The Ford Mustang has been an essential part of the automotive world for forty-eight years. Not every one of those ponycars was exactly a classic, though. These are Jalopnik readers' picks for the ten worst Mustang special editions or trims.

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Photo Credit: Cruis'news Magazine


10.) 1979 Ford Mustang Pace Car

Suggested By: Drachen

Why it's a poor excuse for a pony: Great news: In 1979 Ford laid the miserable Mustang II to rest and introduced the now-classic Fox-platform Mustang. Not-so-great news: The event was marked with a truly silly-looking Indy 500 pace car edition. Even as far as stripes-and-stickers sets go, this one is painful. The car underneath would take some time to get back on the path of righteousness, as well.


Photo Credit: Didier Lahousse

9.) Ford Mustang California Special

Suggested By: Xander Crews, Proud of BOXER

Why it's a poor excuse for a pony: California is still the center of American car culture, but this misguided homage does the Golden State no favors. The focus group for this one apparently was done at an American Eagle store in a mall somewhere; a bit of flash but nothing that makes it faster or edgier. It's different (and more expensive) than the base model, but different is not always better.


Photo Credit: Joao Paulo Ferreira Maranhão

8.) Ford Mustang Ski Country Edition

Suggested By: shpuker

Why it's a poor excuse for a pony: The Mustang has always been a perfect complement to the sporty active lifestyle. Unfortunately, it's a fairly heavy and fairly powerful front-engined rear-driver, traits that are not perfect complements to driving in snow. This Rocky Mountain-area special (stripes and a ski rack, basically) was an interesting, if not exactly logical, exercise in early crossover marketing.


Photo Credit: High Country Ford Dealers

7.) 1969 Mustang E

Suggested By: DON_BOT

Why it's a poor excuse for a pony: The Mustang has never been simply about raciness and big power, although Ford sometimes tries to stretch the envelope a bit too far. Even before the 1973 gas crisis they tried to sell E (for economy) models, with an inline-6 and a galactically high 2.33:1 axle ratio. The success of the idea speaks for itself: About fifty were sold.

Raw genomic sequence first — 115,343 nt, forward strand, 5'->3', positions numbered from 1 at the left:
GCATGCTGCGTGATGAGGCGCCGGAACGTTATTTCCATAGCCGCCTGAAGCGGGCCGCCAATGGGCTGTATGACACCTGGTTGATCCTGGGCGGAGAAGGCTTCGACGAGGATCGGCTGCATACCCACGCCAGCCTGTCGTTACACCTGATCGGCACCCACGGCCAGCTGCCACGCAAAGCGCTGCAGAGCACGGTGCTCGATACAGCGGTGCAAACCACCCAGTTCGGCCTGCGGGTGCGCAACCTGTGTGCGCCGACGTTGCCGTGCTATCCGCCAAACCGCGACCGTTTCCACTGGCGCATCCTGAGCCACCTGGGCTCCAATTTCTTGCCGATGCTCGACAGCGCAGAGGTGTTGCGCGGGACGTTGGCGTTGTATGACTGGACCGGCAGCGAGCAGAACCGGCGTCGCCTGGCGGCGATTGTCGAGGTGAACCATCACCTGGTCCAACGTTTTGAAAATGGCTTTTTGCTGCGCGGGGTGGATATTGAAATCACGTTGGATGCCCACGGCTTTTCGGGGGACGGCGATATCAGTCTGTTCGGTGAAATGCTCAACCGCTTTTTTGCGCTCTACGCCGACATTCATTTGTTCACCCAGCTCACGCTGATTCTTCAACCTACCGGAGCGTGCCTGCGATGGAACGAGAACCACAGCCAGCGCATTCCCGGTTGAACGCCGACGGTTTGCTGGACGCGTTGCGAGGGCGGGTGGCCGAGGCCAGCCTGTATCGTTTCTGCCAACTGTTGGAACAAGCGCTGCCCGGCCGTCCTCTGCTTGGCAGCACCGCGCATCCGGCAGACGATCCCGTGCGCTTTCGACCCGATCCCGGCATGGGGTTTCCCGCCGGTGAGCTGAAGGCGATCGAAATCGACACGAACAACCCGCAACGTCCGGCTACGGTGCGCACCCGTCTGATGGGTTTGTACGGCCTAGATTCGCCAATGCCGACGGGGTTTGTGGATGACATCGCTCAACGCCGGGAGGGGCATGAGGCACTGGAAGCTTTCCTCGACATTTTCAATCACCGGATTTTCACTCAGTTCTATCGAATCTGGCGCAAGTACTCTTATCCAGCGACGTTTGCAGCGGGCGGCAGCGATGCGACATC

Photo Credit: Ford

6.) Ford Mustang 20th Anniversary GT350

Suggested By: JackTrade

Why it's a poor excuse for a pony: Two things: First, although a 20th anniversary is certainly worth celebrating, this is the first taste of the navel-gazing retro obsession that would become such a contentious issue down the line. Second, there's no reason the hardcore-racer GT350 tag belongs on this car. Carroll Shelby wasn't the only seriously annoyed party at the time.


Photo Credit: Ford via The Mustang Source

5.) Ford Mustang Sprint

Suggested By: stratity

Why it's a poor excuse for a pony: Done to commemorate the 1972 Munich Olympics, the Sprints were nothing more than a few trim items. These are as indicative of the increasingly stringent regulatory environment of the time as anything: no hotter motor, no tighter suspension, nothing to make the Mustang sprint-ier. Your call on whether extending this idea to other models mitigates the effect or just rubs it in further.


Photo Credit: Ford via The Mustang Source

4.) Ford Mustang Heat Edition

Suggested By: BFF-150

Why it's a poor excuse for a pony: The folks that work for Jack Roush are the last people you'd accuse of being lazy or operating in half measures, so this stripes-and-spoilers makeup job that they inflicted on an otherwise stock base Mustang is doubly disappointing. Justice does prevail, however: Only about a quarter of the planned 1000-unit production run ever saw daylight.


Photo Credit: RG09/

3.) Ford Mustang King Cobra

Suggested By: StreetsideStig

Why it's a poor excuse for a pony: Given the truly sucky state of performance driving in the Seventies, manufacturers tripped over themselves to try and at least make their wares look exciting. The King Cobra heaped on the cliches by the cubic yard: plastic body panel extensions, then-daring alloy wheels, and the most obnoxious stickers that designers could create without barfing. Also: Handled okay, but a truly gutless engine.


Photo Credit: Nick Young

2.) Ford Mustang Ghia

Suggested By: stratity

Why it's a poor excuse for a pony: Winner, Car That Most Totally Lost The Plot. One would think that combining the ideas of "Mustang" (powerful all-American GT car) and "Ghia" (renowned Italian design house) would produce something special, a broad-chested hero in perfectly-tailored sportswear. Instead, we have this absurd luxe-lite cruiser that betrays every bit of its Pinto heritage and forsakes every known strand of Mustang identity.


Photo Credit: SoulRider.222

1.) 1974 Ford Mustang Mach 1

Suggested By: WarpedHorizon

Why it's a dark horse: The nadir. The ultimate letdown. The abdication. The top engine on the 1974 Mustang II was a 2.8-liter Cologne V-6, which was evil portent enough, but Ford's product planners still stuck with the Mach 1 tag. Thankfully they quickly realized the error of their ways and shoehorned a (strangled, but still real) V-8 in there. But it was done, and of such things are horrible reputations made. May they never again be so lost.


Photo Credit: Ford via The Mustang Source